About GitHub Packages

GitHub Packages is a software package hosting service that allows you to host your software packages privately or publicly and use packages as dependencies in your projects.

GitHub Packages is available with GitHub Free, GitHub Pro, GitHub Free for organizations, GitHub Team, GitHub Enterprise Cloud, and GitHub One. GitHub Packages is not available for private repositories owned by accounts using legacy per-repository plans. For more information, see "GitHub's products."

In this article

About packages

A package is a self-contained and reusable piece of software that includes code and metadata, such as current version number, name, and the package's dependencies, that a developer bundles together in a common place for others to use. Packages simplify using and distributing solutions to common problems such as needing a common framework for developing a project, testing runners and linters to improve code quality, or introducing industry-standard machine learning tools to power your application.

About GitHub Packages

GitHub Packages is a package hosting service, fully integrated with GitHub. GitHub Packages combines your source code and packages in one place to provide integrated permissions management and billing, so you can centralize your software development on GitHub.

You can publish packages in a public repository (public packages) to share with all of GitHub, or in a private repository (private packages) to share with collaborators or an organization. You can use GitHub roles and teams to limit who can install or publish each package, as packages inherit the permissions of the repository. Anyone with read permissions for a repository can install a package as a dependency in a project, and anyone with write permissions can publish a new package version.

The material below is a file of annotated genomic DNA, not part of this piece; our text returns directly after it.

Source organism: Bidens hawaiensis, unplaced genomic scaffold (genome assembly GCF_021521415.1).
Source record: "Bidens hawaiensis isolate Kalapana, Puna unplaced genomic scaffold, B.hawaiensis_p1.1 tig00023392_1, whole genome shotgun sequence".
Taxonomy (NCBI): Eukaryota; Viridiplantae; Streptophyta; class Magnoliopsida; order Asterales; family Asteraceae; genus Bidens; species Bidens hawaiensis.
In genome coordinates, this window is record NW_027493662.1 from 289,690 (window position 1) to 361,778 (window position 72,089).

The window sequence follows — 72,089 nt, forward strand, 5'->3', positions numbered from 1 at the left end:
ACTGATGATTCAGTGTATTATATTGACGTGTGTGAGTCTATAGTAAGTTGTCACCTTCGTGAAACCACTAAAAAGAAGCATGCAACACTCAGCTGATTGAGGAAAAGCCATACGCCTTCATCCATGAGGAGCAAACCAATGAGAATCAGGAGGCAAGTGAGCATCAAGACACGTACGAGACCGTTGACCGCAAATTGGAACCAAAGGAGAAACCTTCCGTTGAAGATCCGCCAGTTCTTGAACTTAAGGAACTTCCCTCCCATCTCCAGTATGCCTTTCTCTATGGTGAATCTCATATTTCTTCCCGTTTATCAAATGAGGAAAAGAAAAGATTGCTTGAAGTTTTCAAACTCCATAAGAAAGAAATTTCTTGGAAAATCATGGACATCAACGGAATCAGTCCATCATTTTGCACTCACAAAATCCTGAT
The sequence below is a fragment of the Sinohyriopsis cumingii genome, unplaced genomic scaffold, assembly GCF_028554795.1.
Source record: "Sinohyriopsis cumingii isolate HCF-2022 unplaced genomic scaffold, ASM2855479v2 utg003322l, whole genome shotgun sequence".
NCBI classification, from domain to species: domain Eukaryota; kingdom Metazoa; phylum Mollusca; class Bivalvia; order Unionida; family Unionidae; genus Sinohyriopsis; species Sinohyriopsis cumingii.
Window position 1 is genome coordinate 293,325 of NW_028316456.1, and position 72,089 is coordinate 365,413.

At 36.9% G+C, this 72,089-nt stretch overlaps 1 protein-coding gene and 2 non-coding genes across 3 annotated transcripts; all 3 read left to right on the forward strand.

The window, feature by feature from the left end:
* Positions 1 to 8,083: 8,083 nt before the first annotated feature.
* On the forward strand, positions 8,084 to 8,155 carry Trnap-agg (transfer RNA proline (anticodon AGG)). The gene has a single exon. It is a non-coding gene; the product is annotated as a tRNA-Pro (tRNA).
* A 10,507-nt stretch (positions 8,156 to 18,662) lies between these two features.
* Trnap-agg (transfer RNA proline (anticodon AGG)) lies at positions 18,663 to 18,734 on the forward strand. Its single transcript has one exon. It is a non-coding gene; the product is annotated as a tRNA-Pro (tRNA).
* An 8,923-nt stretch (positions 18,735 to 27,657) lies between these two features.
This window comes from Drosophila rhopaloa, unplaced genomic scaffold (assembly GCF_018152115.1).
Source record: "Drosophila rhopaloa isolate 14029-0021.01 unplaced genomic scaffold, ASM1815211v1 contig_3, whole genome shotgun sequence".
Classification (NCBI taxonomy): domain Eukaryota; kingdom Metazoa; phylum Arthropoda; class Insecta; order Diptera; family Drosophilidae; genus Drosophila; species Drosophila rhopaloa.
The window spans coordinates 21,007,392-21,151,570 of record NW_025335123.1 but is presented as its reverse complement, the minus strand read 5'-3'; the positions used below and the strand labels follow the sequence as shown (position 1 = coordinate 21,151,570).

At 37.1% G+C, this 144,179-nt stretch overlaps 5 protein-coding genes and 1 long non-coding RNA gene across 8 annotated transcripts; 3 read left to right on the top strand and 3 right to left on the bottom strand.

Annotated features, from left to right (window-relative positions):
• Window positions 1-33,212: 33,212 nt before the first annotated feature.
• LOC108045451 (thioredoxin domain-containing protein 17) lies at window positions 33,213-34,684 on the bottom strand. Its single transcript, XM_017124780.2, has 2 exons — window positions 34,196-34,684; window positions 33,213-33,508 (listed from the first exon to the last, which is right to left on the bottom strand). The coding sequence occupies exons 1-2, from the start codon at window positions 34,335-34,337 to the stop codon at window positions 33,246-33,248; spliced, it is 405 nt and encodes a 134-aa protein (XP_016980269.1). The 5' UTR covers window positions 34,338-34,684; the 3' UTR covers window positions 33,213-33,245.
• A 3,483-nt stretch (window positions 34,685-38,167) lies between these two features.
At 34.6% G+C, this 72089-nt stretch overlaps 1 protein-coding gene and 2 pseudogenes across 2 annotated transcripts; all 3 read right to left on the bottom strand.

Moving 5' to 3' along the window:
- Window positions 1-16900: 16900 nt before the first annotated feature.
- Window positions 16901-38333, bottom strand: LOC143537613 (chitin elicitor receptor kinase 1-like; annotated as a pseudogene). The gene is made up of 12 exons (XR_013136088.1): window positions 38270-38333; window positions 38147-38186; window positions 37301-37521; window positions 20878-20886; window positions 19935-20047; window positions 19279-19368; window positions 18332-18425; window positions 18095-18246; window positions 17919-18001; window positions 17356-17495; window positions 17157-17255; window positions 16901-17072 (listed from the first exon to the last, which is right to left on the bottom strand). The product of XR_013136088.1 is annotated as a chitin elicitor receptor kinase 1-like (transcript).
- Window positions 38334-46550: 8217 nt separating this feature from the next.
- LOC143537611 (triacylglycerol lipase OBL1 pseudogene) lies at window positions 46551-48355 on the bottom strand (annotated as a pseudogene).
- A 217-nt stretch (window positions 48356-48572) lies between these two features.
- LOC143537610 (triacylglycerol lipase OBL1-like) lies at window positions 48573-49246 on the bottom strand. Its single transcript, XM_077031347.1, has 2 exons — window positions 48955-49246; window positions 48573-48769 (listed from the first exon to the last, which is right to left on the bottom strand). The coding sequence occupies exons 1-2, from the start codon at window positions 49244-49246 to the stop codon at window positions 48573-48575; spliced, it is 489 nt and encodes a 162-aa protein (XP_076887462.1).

You can host multiple packages in one repository and see more information about each package by viewing the package's README, download statistics, version history, and more.

You can integrate GitHub Packages with GitHub APIs, GitHub Actions, and webhooks to create an end-to-end DevOps workflow that includes your code, CI, and deployment solutions.

About billing for GitHub Packages

GitHub Packages usage is free for public packages. For private packages, each GitHub account receives a certain amount of free storage and data transfer, depending on the product used with the account. By default, your account will have a spending limit of $0, which prevents additional usage of storage or data transfer after you reach the included amounts. If you increase your spending limit above the default of $0, you will be billed for any additional storage or data transfer, also called overages, up to your spending limit. Any coupons on your account do not apply to GitHub Packages overages. For more information, see "About billing for GitHub Packages."

Supported clients and formats

GitHub Packages uses the native package tooling commands you're already familiar with to publish and install package versions.

GitHub Packages currently supports these clients and formats.

Package clientLanguagePackage formatDescription
npmJavaScriptpackage.jsonNode package manager